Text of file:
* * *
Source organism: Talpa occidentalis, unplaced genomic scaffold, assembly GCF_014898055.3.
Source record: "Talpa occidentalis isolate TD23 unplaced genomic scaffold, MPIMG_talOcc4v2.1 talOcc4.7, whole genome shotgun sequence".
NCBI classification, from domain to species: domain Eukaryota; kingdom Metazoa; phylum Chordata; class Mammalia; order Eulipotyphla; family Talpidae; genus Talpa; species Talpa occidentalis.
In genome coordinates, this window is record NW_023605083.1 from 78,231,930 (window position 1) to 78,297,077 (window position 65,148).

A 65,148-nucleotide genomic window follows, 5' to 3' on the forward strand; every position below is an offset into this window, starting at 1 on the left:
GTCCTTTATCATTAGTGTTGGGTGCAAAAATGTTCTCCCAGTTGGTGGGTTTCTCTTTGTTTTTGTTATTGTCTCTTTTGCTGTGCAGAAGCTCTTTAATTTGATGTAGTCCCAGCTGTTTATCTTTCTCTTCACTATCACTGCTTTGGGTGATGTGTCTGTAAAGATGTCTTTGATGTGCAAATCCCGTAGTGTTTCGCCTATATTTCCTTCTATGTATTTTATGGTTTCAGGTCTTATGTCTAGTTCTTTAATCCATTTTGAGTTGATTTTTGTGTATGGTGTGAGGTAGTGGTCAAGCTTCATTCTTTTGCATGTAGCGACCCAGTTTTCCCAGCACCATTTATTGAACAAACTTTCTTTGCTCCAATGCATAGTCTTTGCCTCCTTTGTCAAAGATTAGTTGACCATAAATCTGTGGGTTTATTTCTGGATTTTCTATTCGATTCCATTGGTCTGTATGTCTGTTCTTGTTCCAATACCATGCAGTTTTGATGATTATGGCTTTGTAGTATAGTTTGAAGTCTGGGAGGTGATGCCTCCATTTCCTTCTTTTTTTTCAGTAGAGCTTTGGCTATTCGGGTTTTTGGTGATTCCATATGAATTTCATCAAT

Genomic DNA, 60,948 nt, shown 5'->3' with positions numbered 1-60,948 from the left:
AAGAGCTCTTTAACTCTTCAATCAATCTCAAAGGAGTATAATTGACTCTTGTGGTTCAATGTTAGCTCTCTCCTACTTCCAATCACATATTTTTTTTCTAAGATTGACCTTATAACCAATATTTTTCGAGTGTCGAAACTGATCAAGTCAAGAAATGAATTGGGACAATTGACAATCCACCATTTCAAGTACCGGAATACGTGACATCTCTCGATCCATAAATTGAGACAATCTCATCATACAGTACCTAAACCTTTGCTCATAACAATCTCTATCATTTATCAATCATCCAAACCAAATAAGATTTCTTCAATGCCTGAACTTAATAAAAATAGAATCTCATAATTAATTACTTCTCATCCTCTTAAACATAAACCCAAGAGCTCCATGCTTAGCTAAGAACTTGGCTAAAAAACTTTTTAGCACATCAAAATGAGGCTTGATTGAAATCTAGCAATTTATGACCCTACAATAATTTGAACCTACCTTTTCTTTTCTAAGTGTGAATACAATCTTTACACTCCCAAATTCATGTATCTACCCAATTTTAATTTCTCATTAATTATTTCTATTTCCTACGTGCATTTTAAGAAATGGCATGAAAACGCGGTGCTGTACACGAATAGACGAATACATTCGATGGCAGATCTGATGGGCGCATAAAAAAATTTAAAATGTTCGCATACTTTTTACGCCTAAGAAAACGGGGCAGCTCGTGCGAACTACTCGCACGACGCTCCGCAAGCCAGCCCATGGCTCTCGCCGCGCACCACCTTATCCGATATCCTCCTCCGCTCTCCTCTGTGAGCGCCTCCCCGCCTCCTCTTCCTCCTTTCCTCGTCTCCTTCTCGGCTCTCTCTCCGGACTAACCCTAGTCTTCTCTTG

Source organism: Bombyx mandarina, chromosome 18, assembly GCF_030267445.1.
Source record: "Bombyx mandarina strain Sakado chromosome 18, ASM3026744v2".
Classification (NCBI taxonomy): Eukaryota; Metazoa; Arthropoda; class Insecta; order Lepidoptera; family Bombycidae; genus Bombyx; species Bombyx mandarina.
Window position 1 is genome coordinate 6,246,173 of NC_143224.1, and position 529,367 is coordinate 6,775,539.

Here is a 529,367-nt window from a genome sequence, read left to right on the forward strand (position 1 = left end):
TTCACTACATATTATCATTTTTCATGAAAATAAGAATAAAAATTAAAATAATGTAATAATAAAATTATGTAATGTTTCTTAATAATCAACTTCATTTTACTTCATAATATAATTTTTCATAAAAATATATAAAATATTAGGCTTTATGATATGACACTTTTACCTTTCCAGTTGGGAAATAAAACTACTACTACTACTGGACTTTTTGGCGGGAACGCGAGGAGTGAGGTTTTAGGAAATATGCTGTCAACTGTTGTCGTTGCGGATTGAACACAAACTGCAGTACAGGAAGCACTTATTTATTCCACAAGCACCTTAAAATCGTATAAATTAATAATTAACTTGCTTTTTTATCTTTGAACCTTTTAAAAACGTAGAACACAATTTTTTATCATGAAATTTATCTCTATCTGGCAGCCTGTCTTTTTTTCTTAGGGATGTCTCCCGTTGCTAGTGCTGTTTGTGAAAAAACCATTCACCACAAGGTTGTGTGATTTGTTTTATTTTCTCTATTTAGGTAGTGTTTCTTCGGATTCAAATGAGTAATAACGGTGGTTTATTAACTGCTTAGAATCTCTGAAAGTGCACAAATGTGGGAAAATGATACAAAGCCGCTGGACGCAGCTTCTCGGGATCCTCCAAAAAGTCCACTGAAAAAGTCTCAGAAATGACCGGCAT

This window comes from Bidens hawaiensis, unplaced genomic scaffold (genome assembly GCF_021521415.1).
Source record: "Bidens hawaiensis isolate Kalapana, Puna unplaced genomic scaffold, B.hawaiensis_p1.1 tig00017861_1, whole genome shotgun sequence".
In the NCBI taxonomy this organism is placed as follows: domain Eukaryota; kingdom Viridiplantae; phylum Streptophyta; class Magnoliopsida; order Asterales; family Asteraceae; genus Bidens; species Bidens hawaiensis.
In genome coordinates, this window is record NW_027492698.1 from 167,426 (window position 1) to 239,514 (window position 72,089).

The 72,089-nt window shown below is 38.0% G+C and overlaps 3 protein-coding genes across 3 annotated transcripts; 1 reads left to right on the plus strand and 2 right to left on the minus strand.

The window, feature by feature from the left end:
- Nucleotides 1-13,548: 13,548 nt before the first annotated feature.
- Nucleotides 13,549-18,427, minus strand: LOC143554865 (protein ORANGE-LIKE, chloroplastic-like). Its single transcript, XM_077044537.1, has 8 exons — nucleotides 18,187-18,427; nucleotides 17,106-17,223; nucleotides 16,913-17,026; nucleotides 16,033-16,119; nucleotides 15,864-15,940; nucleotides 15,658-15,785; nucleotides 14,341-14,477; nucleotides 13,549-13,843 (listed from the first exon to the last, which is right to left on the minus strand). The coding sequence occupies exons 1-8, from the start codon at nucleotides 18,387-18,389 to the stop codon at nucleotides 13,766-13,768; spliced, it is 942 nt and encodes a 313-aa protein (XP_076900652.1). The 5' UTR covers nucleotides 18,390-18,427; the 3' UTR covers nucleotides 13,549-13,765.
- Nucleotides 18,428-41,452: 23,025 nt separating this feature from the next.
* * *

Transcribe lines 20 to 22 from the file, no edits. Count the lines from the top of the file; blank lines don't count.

The window, feature by feature from the left end:
- Nucleotides 1-13,548: 13,548 nt before the first annotated feature.
- Nucleotides 13,549-18,427, minus strand: LOC143554865 (protein ORANGE-LIKE, chloroplastic-like). Its single transcript, XM_077044537.1, has 8 exons — nucleotides 18,187-18,427; nucleotides 17,106-17,223; nucleotides 16,913-17,026; nucleotides 16,033-16,119; nucleotides 15,864-15,940; nucleotides 15,658-15,785; nucleotides 14,341-14,477; nucleotides 13,549-13,843 (listed from the first exon to the last, which is right to left on the minus strand). The coding sequence occupies exons 1-8, from the start codon at nucleotides 18,387-18,389 to the stop codon at nucleotides 13,766-13,768; spliced, it is 942 nt and encodes a 313-aa protein (XP_076900652.1). The 5' UTR covers nucleotides 18,390-18,427; the 3' UTR covers nucleotides 13,549-13,765.